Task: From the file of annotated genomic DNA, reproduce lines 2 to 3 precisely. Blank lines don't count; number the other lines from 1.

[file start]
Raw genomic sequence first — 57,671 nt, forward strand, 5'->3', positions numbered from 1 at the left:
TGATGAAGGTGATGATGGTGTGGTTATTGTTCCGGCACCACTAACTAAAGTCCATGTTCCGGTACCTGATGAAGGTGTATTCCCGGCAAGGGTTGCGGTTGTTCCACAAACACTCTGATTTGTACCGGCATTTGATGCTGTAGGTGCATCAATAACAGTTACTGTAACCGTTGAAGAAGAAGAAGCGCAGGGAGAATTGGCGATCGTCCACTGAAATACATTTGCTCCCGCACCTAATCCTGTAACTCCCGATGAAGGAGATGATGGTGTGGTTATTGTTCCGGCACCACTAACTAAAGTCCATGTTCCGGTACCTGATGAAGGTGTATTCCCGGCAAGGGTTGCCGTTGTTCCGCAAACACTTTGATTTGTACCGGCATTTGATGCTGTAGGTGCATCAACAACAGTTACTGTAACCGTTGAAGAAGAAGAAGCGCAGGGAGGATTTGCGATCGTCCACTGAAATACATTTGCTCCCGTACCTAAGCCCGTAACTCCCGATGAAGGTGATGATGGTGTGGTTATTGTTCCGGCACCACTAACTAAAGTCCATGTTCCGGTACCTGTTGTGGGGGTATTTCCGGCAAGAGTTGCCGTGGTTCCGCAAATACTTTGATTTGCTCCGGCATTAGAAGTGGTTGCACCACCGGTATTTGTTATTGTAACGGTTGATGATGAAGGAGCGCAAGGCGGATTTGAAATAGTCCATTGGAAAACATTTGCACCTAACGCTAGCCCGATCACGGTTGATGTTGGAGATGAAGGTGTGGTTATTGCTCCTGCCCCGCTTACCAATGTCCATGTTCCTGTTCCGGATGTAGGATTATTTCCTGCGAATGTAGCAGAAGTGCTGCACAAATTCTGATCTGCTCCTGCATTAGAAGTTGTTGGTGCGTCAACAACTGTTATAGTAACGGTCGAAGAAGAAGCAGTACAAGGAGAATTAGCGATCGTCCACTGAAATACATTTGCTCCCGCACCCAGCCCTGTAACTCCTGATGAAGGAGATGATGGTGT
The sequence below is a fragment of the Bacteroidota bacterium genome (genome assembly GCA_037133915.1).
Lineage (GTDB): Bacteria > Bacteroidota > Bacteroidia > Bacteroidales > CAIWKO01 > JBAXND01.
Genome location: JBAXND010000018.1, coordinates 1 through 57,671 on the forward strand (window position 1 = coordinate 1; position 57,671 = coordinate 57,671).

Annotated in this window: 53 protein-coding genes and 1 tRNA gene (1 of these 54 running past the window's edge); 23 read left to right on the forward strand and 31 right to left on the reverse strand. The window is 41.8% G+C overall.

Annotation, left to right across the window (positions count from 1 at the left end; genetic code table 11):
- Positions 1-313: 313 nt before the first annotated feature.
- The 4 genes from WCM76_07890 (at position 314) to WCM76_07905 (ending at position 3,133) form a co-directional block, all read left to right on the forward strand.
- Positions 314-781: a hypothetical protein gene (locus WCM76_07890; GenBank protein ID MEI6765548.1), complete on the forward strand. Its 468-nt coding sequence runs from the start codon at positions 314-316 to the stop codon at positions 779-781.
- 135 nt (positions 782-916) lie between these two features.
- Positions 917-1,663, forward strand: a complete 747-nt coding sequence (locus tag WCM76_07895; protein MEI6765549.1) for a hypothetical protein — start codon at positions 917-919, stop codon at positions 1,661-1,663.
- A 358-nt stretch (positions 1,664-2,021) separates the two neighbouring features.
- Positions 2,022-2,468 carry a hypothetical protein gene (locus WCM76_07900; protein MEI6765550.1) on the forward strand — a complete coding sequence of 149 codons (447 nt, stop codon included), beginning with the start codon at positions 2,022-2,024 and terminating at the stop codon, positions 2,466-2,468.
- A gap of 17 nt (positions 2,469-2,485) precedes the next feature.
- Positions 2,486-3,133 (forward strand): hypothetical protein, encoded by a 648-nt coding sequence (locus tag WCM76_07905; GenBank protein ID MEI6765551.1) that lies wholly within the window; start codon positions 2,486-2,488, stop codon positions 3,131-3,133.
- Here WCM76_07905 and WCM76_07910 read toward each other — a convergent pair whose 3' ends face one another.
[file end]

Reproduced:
TGATGAAGGTGATGATGGTGTGGTTATTGTTCCGGCACCACTAACTAAAGTCCATGTTCCGGTACCTGATGAAGGTGTATTCCCGGCAAGGGTTGCGGTTGTTCCACAAACACTCTGATTTGTACCGGCATTTGATGCTGTAGGTGCATCAATAACAGTTACTGTAACCGTTGAAGAAGAAGAAGCGCAGGGAGAATTGGCGATCGTCCACTGAAATACATTTGCTCCCGCACCTAATCCTGTAACTCCCGATGAAGGAGATGATGGTGTGGTTATTGTTCCGGCACCACTAACTAAAGTCCATGTTCCGGTACCTGATGAAGGTGTATTCCCGGCAAGGGTTGCCGTTGTTCCGCAAACACTTTGATTTGTACCGGCATTTGATGCTGTAGGTGCATCAACAACAGTTACTGTAACCGTTGAAGAAGAAGAAGCGCAGGGAGGATTTGCGATCGTCCACTGAAATACATTTGCTCCCGTACCTAAGCCCGTAACTCCCGATGAAGGTGATGATGGTGTGGTTATTGTTCCGGCACCACTAACTAAAGTCCATGTTCCGGTACCTGTTGTGGGGGTATTTCCGGCAAGAGTTGCCGTGGTTCCGCAAATACTTTGATTTGCTCCGGCATTAGAAGTGGTTGCACCACCGGTATTTGTTATTGTAACGGTTGATGATGAAGGAGCGCAAGGCGGATTTGAAATAGTCCATTGGAAAACATTTGCACCTAACGCTAGCCCGATCACGGTTGATGTTGGAGATGAAGGTGTGGTTATTGCTCCTGCCCCGCTTACCAATGTCCATGTTCCTGTTCCGGATGTAGGATTATTTCCTGCGAATGTAGCAGAAGTGCTGCACAAATTCTGATCTGCTCCTGCATTAGAAGTTGTTGGTGCGTCAACAACTGTTATAGTAACGGTCGAAGAAGAAGCAGTACAAGGAGAATTAGCGATCGTCCACTGAAATACATTTGCTCCCGCACCCAGCCCTGTAACTCCTGATGAAGGAGATGATGGTGT
The sequence below is a fragment of the Bacteroidota bacterium genome (genome assembly GCA_037133915.1).